To date, over 3.5 million protestors want the Electoral College to vote NO TO Donald Trump and elect the Peoples Choice, Hilliary Clinton, who appears to have won the popular vote by more than 200,000. Unlike 2000, the people don’t appear to want to back down from placing their candidate in office.
A petition launched by Mr. Elijah Berg on Change.org has received over 3,700,000 signatures of the 4,500,000 needed to move forward. Per Mr. Berg: “Mr. Trump is unfit to serve. His scapegoating of so many Americans, and his impulsivity, bullying, lying, admitted the history of sexual assault, and utter lack of experience make him a danger to the Republic.”
Mr. Berg, a resident of North Carolina, argued that the Electoral College can award the White House to either candidate and should use its own “most undemocratic” institution to ensure a “democratic result.”
Also noting: “24 states bind electors. If electors vote against their party, they usually pay a fine. And people get mad. But they can vote however they want and there is no legal means to stop them in most states.”
Clinton is the first presidential candidate since 2000 to win the popular vote while losing the White House. In that year, Al Gore lost the Electoral College to George W. Bush. While Americans were still waiting to see whether Gore or Bush had won Florida’s 25 electoral votes, Clinton, the first lady at the time, called for the college to be disbanded so that no one would ever have to doubt again whether his or her vote counted.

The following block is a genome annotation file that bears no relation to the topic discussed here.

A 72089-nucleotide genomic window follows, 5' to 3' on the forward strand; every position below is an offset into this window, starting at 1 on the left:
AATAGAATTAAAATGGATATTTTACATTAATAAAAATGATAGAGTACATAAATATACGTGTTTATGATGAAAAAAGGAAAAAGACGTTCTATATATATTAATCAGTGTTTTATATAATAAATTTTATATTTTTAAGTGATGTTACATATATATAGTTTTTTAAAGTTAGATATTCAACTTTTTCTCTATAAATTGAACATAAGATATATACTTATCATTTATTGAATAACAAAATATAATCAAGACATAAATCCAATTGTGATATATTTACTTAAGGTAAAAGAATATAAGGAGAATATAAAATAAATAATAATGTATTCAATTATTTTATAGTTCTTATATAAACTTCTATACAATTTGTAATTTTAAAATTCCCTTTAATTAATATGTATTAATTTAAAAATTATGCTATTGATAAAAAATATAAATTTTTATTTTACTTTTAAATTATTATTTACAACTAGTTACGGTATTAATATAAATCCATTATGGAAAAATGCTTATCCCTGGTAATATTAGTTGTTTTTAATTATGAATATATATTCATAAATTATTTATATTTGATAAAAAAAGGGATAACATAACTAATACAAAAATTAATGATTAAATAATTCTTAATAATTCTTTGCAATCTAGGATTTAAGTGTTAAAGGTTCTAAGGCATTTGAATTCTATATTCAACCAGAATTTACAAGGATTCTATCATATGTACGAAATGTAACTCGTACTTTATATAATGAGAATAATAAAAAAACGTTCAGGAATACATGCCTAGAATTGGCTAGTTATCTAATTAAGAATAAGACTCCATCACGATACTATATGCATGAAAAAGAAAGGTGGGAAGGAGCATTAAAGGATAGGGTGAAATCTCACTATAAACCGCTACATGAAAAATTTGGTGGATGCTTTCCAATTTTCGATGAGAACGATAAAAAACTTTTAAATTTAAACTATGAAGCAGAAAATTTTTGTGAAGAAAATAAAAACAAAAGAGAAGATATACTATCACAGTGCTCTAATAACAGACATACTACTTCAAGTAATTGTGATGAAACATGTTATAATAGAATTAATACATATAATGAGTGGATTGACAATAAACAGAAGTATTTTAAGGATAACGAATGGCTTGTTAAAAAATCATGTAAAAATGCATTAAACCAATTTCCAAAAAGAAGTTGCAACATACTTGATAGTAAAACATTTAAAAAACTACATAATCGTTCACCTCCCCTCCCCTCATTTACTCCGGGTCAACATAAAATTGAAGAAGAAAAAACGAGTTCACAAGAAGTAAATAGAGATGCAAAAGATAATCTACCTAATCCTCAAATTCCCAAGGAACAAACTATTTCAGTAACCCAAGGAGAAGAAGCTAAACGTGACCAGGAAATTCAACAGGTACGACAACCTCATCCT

“We are a very different country than we were 200 years ago,” she said then. “I believe strongly that in a democracy, we should respect the will of the people and to me, that means it’s time to do away with the Electoral College and move to the popular election of our president.”
And in a deep twist of irony, Trump has also called for the Electoral College to be abandoned. On the eve of the 2012 election, between President Obama and Republican challenger Mitt Romney, Trump called the Electoral College “a disaster for a democracy.”
The electoral college is a disaster for a democracy.
— Donald J. Trump (@realDonaldTrump) November 7, 2012
So Just what is the Electorial College and why is it in place?
Chile, If you are like me, you may have been wondering what was the real intent of our forefathers to establish an electoral college if in fact, it supposes to be one person one vote?
After research, I learned that American citizens did not, in fact, elect a president on Nov. 8; they chose electors. On Dec. 19, the 538 electors of the Electoral College will cast their ballots for a candidate and ultimately decide the next president of 1600 Pennsylvania Ave.
The authors of the Constitution established this system for two reasons.
First, the founding fathers intended the Electoral College to serve as a buffer between the electorate and the presidency. They feared that a tyrant or someone incompetent would be able to manipulate the population and that better-informed, judicious electors could prevent this from happening. In other words, the Electoral College is supposed to act as a check on the citizenry, should it be hoodwinked by a demagogue.
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